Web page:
Pressure is increasing on the federal government to refuse the expansion of Brandy Hill quarry after evidence was uncovered that shows the area is a koala breeding ground.
The state government approved the expansion in July but federal environment minister Susan Ley will have the final say because it is likely to have a significant impact on a matter of national environmental significance.
Ms Ley is due to make a ruling under the 1999 Environment Protection and Biodiversity Conservation Act on Tuesday.
Koala rescuer Kai Wild, who rescued more than 100 koalas on Kangaroo Island during the black summer bushfires, visited the area on Saturday to show support for the community campaign to stop the quarry expansion.
Mr Wild was present when locals with the assistance of a scat detection dog found scat from a mother and joey within a kilometre of the quarry's boundary.
"Now that it has been identified as a breeding population I would hope the NSW government will rescind its approval and don't wait for Susan Ley to reject it. I would hope they understand the significance of the site given what has happened with the bushfires," he said.
A report authored by University of Newcastle wildlife conservation scientist Ryan Witt and conservation biologist John Clulow determined the expansion would sever an east-west corridor between other patches of preferred koala habitat and result in a significant barrier to koala movement.
The report, Commissioned by the Brandy Hill and Seaham Action Group, report notes that the NSW Independent Planning Commission, which recommended the project be approved, relied on outdated data when assessing the project and failed to take into account the "current and declining status" of koalas, which was drastically affected by the 2019-20 bushfires.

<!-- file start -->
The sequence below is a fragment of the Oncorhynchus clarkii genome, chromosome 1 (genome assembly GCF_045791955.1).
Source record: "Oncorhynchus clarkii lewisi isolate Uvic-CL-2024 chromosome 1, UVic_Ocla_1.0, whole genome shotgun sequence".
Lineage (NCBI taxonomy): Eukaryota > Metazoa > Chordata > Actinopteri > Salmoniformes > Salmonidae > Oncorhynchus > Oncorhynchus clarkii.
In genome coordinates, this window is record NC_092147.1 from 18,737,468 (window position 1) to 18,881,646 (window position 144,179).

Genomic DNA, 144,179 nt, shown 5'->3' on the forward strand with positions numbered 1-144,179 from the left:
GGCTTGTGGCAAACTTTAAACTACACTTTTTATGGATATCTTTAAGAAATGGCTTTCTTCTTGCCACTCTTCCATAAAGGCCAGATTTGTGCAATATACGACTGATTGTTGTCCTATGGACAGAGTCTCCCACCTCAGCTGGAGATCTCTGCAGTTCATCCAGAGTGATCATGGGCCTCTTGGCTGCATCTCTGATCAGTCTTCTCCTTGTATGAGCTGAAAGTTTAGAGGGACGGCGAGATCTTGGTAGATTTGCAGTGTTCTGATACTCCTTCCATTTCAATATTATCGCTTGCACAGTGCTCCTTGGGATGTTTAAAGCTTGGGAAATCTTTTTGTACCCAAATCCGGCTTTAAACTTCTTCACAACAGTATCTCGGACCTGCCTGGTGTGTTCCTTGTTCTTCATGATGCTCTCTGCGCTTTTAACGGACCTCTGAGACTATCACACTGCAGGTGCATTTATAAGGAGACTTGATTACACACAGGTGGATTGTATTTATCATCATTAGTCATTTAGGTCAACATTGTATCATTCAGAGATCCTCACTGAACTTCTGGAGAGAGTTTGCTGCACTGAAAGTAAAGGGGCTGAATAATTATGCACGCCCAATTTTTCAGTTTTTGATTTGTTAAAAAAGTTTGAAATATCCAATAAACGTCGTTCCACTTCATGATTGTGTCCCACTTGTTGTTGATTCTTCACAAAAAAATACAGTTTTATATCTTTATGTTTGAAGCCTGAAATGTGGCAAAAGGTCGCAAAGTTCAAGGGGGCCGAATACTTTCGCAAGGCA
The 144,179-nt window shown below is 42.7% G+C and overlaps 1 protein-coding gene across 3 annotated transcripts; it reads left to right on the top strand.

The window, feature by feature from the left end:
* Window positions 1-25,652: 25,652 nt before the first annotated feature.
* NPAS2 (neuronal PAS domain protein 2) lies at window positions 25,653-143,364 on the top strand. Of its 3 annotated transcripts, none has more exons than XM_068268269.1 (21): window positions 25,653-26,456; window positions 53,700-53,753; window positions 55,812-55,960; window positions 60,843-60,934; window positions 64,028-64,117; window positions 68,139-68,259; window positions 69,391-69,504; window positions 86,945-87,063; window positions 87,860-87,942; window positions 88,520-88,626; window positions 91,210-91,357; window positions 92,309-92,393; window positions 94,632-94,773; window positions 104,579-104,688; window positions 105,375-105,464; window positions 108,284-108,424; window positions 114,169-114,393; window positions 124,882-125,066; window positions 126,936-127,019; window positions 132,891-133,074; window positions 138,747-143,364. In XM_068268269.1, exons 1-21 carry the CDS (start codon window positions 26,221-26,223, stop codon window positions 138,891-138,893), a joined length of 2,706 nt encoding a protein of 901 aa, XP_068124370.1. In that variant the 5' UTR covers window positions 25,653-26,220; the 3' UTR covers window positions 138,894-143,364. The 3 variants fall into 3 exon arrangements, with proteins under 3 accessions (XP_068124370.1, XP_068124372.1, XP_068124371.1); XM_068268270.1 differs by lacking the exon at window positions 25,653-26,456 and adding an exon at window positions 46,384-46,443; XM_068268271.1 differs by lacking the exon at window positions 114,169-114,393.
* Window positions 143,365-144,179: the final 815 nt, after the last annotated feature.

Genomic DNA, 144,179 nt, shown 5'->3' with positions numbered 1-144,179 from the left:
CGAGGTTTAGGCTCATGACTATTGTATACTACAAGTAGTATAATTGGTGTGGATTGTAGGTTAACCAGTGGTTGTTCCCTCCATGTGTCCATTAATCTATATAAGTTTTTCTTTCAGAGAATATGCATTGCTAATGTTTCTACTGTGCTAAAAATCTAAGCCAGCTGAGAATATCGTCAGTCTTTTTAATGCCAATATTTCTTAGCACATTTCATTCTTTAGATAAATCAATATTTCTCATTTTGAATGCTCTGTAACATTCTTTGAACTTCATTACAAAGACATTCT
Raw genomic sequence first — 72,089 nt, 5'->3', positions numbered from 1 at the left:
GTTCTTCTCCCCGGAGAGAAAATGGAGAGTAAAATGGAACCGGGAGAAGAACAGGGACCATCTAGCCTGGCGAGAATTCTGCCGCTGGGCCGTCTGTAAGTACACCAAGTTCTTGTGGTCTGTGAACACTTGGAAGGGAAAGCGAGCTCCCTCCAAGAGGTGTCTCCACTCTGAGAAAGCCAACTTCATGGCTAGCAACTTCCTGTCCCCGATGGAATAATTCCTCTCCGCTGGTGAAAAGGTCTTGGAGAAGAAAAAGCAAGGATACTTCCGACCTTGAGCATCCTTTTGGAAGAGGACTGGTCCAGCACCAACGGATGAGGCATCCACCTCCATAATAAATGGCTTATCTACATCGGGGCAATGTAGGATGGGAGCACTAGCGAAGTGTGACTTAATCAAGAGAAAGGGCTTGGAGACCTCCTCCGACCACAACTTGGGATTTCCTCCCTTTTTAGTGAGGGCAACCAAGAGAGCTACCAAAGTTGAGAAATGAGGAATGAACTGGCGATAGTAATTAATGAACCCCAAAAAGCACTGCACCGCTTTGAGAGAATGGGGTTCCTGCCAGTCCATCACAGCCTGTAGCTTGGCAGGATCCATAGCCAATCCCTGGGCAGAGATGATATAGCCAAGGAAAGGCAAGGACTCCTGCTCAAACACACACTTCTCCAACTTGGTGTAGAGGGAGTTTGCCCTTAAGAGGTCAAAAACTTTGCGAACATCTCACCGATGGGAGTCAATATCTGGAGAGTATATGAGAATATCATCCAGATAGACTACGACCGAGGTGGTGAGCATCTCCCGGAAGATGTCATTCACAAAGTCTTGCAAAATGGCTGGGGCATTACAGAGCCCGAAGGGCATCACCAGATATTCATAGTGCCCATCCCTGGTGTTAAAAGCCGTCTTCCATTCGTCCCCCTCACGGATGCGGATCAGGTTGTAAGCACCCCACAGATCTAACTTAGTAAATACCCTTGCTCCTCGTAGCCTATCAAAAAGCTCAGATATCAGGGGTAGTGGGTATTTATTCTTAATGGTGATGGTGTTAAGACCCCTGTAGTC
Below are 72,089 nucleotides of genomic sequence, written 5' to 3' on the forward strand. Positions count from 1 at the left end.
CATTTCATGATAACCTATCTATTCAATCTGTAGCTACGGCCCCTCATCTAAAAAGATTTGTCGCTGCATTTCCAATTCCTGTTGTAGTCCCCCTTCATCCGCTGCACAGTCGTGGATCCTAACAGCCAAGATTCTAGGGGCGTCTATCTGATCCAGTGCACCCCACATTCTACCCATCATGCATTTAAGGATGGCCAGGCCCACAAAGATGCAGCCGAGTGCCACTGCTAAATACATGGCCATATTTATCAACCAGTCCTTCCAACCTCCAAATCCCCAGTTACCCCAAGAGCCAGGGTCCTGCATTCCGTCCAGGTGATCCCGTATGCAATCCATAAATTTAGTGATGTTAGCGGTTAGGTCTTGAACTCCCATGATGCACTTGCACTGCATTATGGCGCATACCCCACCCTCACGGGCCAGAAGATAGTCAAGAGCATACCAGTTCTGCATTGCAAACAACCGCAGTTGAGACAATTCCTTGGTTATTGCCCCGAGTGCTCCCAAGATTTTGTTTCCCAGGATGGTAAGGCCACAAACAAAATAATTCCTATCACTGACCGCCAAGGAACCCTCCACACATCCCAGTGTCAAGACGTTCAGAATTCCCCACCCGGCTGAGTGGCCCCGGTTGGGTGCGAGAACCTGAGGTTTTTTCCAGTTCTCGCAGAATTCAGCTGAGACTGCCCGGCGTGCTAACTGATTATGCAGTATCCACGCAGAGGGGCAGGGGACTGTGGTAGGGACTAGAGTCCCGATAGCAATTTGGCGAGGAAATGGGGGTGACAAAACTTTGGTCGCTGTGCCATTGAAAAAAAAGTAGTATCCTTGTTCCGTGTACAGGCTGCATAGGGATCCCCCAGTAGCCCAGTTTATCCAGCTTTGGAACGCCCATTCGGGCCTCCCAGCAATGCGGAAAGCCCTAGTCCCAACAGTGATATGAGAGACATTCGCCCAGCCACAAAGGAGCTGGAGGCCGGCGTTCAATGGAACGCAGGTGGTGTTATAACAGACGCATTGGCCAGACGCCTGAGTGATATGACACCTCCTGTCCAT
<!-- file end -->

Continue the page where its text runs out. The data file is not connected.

Dr Witt said the loss of around a quarter of koala habitat on public land during the 'black summer' bushfires increased the significance of the koala habitat that would be destroyed by the proposed expansion, but this had not been factored into the IPC's decision.
"The site of the proposed expansion contains some of the best habitat in an area that did not burn. It has high suitability to support the remaining koalas in the state," he said.
"It's not an appropriate time to approve projects that will affect koala populations and habitat when the impact of the 2019-20 bushfires hasn't yet been factored into planning instruments."
The report is based on analysis of relevant policy documents and fieldwork conducted on properties neighbouring the quarry, where the fieldwork team spotted a healthy female koala and a bellowing male nearby.
"I spent three nights conducting fieldwork on properties neighbouring the quarry, and within that time we observed a healthy female koala, and a bellowing male koala within 100 metres. A short time later, another bellowing male koala was heard a bit further way," Dr Witt said.
"It's clear the expansion would have a critical impact on the local koala population, especially considering the likelihood of healthy males and females utilising that habitat."